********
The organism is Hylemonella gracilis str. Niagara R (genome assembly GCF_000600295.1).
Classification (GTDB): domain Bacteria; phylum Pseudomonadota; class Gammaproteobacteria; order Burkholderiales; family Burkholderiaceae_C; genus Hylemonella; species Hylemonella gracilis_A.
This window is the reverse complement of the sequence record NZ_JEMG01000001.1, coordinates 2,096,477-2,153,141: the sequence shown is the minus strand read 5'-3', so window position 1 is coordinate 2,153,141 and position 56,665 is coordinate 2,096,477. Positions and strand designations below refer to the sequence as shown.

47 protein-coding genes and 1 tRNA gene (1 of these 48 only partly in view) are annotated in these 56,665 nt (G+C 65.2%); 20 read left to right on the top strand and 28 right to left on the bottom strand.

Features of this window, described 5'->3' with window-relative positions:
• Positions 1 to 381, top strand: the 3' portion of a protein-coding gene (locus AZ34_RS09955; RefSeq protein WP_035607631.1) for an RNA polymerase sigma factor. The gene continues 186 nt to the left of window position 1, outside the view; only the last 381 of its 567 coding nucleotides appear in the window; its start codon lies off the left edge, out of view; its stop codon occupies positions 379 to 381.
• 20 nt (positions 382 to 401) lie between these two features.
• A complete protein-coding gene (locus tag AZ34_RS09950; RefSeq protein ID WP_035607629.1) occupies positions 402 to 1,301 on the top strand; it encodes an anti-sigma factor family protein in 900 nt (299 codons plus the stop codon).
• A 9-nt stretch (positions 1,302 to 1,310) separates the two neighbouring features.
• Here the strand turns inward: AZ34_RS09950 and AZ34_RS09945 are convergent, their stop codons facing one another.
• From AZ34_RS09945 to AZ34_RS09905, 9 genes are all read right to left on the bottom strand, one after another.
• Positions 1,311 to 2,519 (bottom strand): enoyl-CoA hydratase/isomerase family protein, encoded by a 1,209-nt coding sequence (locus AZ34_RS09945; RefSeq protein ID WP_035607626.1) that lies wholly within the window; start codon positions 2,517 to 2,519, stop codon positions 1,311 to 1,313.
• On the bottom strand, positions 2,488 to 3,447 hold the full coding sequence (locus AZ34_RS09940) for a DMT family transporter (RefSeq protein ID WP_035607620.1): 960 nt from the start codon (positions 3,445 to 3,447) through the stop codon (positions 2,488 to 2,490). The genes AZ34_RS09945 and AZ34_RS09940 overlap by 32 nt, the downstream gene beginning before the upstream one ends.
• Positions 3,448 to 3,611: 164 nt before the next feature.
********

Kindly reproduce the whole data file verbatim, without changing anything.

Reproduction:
The organism is Hylemonella gracilis str. Niagara R (genome assembly GCF_000600295.1).
Classification (GTDB): domain Bacteria; phylum Pseudomonadota; class Gammaproteobacteria; order Burkholderiales; family Burkholderiaceae_C; genus Hylemonella; species Hylemonella gracilis_A.
This window is the reverse complement of the sequence record NZ_JEMG01000001.1, coordinates 2,096,477-2,153,141: the sequence shown is the minus strand read 5'-3', so window position 1 is coordinate 2,153,141 and position 56,665 is coordinate 2,096,477. Positions and strand designations below refer to the sequence as shown.

47 protein-coding genes and 1 tRNA gene (1 of these 48 only partly in view) are annotated in these 56,665 nt (G+C 65.2%); 20 read left to right on the top strand and 28 right to left on the bottom strand.

Features of this window, described 5'->3' with window-relative positions:
• Positions 1 to 381, top strand: the 3' portion of a protein-coding gene (locus AZ34_RS09955; RefSeq protein WP_035607631.1) for an RNA polymerase sigma factor. The gene continues 186 nt to the left of window position 1, outside the view; only the last 381 of its 567 coding nucleotides appear in the window; its start codon lies off the left edge, out of view; its stop codon occupies positions 379 to 381.
• 20 nt (positions 382 to 401) lie between these two features.
• A complete protein-coding gene (locus tag AZ34_RS09950; RefSeq protein ID WP_035607629.1) occupies positions 402 to 1,301 on the top strand; it encodes an anti-sigma factor family protein in 900 nt (299 codons plus the stop codon).
• A 9-nt stretch (positions 1,302 to 1,310) separates the two neighbouring features.
• Here the strand turns inward: AZ34_RS09950 and AZ34_RS09945 are convergent, their stop codons facing one another.
• From AZ34_RS09945 to AZ34_RS09905, 9 genes are all read right to left on the bottom strand, one after another.
• Positions 1,311 to 2,519 (bottom strand): enoyl-CoA hydratase/isomerase family protein, encoded by a 1,209-nt coding sequence (locus AZ34_RS09945; RefSeq protein ID WP_035607626.1) that lies wholly within the window; start codon positions 2,517 to 2,519, stop codon positions 1,311 to 1,313.
• On the bottom strand, positions 2,488 to 3,447 hold the full coding sequence (locus AZ34_RS09940) for a DMT family transporter (RefSeq protein ID WP_035607620.1): 960 nt from the start codon (positions 3,445 to 3,447) through the stop codon (positions 2,488 to 2,490). The genes AZ34_RS09945 and AZ34_RS09940 overlap by 32 nt, the downstream gene beginning before the upstream one ends.
• Positions 3,448 to 3,611: 164 nt before the next feature.